PCR London Valves: Two-year GALILEO data show comparable outcomes for TAVI with self-expanding or balloon-expandable valves according to physician discretion

Taishi Okuno

Two-year findings of a post-hoc study from the GALILEO trial, investigating the clinical outcomes after successful transcatheter aortic valve implantation with a balloon-expandable or a self-expanding valve, suggest that there are comparable outcomes between the two devices.

This was among the conclusions presented by Taishi Okuno (University Hospital of Bern, Bern, Switzerland) during a late-breaking presentation at PCR London Valves (21–23 November, London, UK and virtual).

After recent updates in both European and North American guidelines, TAVI has become a first-line treatment option for elderly symptomatic patients with severe aortic valve stenosis irrespective of surgical risk, Okuno noted in his presentation.

To optimise a TAVI procedure there are multiple device options, he added with different technologies in bioprosthesis designs and also different deployment systems.

“As there are no definitive data to prioritise one device over another, device selection between balloon-expandable and self-expanding transcatheter heart valves is usually based on individual patient anatomy and local operator or heart team experience, focusing primarily on the successful implantation of the device,” Okuno said, adding that it remains unclear whether there are differences in mid- to long-term clinical outcomes between the devices once successfully implanted with intended valve performance.

Okuno and colleagues compared two-year clinical outcomes after successful implantation of the CoreValve or Evolut (Medtronic) self-expanding valves and Sapien 3 and Sapien XT (Edwards Lifesciences) balloon-expandable valves, in the context of the GALILEO trial.

GALILEO was a randomised, open-label, event-driven trial comparing low dose rivaroxaban-based versus antiplatelet-based antithrombotic therapies in patients without an established indication for oral anticoagulation after successful TAVI.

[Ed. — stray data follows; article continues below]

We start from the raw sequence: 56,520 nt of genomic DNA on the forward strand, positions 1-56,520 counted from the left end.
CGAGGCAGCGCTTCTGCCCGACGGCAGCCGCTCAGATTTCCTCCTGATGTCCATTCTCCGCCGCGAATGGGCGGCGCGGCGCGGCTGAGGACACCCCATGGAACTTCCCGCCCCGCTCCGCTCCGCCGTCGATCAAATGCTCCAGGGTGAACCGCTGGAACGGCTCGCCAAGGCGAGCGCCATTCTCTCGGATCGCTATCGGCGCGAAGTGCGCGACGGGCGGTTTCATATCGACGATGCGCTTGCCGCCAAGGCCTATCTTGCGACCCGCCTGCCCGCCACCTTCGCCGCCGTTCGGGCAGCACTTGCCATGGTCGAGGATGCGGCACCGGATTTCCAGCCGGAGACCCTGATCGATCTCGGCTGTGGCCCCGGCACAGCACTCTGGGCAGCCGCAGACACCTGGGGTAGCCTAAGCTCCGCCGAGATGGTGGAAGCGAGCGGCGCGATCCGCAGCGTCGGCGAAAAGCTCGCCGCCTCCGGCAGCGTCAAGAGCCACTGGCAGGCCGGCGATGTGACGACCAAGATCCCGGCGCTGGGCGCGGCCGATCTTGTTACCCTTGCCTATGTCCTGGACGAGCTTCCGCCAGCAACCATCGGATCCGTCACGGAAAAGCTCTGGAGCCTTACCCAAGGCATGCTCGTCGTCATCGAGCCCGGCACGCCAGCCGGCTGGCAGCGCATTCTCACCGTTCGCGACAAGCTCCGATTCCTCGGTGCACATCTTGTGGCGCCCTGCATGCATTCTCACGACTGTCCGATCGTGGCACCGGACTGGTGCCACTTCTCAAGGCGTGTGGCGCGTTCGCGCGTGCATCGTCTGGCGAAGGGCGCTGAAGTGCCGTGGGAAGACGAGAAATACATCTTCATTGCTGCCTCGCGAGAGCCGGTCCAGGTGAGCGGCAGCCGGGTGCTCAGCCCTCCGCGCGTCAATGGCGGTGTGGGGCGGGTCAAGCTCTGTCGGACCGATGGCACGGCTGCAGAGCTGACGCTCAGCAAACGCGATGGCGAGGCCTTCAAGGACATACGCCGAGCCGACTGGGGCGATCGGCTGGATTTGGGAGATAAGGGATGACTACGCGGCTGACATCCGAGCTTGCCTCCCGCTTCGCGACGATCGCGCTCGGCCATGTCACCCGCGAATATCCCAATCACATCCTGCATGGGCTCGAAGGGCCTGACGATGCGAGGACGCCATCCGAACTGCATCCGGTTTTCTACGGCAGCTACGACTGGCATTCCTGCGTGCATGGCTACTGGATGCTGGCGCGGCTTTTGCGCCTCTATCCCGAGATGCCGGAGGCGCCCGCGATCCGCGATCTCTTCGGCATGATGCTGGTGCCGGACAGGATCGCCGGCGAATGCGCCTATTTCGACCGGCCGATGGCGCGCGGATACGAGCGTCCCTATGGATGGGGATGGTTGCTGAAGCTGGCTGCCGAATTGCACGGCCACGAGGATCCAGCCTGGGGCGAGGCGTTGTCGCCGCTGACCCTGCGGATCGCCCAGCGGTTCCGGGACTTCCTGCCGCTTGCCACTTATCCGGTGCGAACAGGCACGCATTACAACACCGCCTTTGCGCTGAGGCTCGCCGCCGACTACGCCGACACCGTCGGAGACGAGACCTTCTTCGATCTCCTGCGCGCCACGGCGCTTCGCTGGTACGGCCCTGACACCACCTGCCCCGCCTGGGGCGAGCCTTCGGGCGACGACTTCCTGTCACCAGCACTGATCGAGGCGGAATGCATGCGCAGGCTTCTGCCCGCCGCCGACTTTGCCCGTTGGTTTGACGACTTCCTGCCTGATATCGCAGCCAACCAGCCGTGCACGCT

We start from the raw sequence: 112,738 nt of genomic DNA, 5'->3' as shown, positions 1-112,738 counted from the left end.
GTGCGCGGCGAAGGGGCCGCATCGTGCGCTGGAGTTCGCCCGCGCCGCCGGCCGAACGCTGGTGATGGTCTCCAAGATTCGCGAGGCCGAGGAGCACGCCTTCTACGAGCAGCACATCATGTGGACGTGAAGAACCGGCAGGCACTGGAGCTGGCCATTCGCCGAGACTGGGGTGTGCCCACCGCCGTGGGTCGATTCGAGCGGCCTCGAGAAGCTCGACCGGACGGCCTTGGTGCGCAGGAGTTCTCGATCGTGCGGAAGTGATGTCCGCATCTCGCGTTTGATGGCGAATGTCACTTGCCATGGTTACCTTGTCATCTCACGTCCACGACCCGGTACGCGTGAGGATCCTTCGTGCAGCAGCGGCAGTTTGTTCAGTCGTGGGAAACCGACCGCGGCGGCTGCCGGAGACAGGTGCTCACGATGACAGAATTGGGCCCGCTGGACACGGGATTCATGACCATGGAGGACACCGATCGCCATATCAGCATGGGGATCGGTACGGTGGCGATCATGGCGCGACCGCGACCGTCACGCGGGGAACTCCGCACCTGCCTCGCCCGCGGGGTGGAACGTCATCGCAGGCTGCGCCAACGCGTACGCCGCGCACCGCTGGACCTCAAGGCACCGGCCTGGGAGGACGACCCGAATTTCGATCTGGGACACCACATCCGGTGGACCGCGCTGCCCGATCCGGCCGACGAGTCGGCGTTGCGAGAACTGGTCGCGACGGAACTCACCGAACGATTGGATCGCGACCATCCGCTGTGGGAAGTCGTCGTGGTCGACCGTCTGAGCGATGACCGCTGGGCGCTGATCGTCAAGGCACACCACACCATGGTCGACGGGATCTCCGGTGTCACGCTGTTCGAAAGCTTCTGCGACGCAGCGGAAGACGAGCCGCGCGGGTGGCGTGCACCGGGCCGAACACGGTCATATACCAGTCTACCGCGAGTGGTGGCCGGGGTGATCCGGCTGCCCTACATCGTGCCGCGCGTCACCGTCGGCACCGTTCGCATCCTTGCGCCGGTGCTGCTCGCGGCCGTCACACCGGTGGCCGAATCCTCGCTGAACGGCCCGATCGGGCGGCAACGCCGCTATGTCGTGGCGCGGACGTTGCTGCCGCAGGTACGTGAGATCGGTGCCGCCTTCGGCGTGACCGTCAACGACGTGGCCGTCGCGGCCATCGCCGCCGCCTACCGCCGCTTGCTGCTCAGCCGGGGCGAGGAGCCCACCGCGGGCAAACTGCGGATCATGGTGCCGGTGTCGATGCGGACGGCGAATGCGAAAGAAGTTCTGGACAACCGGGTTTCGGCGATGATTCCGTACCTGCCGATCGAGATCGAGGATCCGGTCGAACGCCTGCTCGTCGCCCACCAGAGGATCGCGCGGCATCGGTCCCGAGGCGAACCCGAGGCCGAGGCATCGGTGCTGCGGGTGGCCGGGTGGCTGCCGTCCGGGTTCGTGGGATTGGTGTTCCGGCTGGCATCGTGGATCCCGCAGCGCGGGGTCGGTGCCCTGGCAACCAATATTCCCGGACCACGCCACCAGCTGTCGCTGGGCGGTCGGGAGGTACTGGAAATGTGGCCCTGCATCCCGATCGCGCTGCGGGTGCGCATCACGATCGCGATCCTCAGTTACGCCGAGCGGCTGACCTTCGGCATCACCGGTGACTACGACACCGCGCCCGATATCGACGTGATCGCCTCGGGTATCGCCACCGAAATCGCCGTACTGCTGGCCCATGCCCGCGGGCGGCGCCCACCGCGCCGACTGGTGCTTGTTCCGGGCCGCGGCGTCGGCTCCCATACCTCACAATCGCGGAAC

Successful TAVI was defined as placement of a single transcatheter heart valve into the proper anatomical location achieving the intended valve performance without peri-procedural complications. The primary endpoint of the trial was major adverse cardiac and cerebrovascular events (MACCE), a composite of all-cause death or thromboembolic events including: stroke, myocardial infarction (MI), symptomatic valve thrombosis, systemic embolism, deep-vein thrombosis or pulmonary embolism, Okuno detailed.

Among 1,644 patients recruited in 136 centres across 16 countries between December 2015 and May 2018, 499 received a self-expanding valve and 757 patients a balloon-expandable valve. Patients treated with the self-expanding valve were less likely to be male, had higher surgical risk score and a lower haemoglobin level, and were more likely to have a permanent pacemaker at baseline as compared to those with a balloon-expandable valve, Okuno explained.

Most patients in both arms were treated with newer-generation devices, he said, adding that mean valve size was larger, and the portion of valve-in-valve procedures for degenerated prostheses was higher for the self-expanding TAVI procedure than the balloon-expandable procedure.

“After the procedure, the self-expanding valve was associated with a larger effective orifice area, and a lower mean aortic valve gradient, but had a higher rate of paravalvular regurgitation as compared to a balloon-expandable valve,” he said.

Detailing the results, Okuno explained that there were no significant differences in the primary endpoint of MACCE, and also its components including all-cause death and stroke, while there was also no significant difference in the occurrence of major or life-threatening bleeding between the two groups at two years.

Patients with a higher risk profile at baseline were more likely to have been selected for a self-expanding than a balloon-expandable transcatheter heart valve, he said, adding that after successful TAVI, a self-expanding transcatheter heart valve was associated with more favourable forward-flow haemodynamics but inferior outcomes in terms of paravalvular regurgitation compared with a balloon-expandable transcatheter heart valve.

Mortality, thromboembolic and bleeding outcomes did not differ significantly up to two years between the valves after successful implantation, he added.

Okuno noted that there were limitations of the study, including that it was a post-hoc analysis based on a clinical trial in which the selection of valve type was made by a treating heart team at each participating centre in a non-randomised fashion. Thus, the findings may be confounded by unmeasured variables and need to be interpreted with caution, he said.

In conclusion, Okuno said that the two-year follow-up data from the GALILEO trial indicate that successful TAVI, either with newer generation self-expanding or balloon-expandable valves according to physician discretion results in comparable clinical outcomes.

“The findings support current real-world practice where the TAVI devices are chosen based on individual patient anatomy to achieve the primary goal of successful implantation with optimal device and procedural outcome,” he said.


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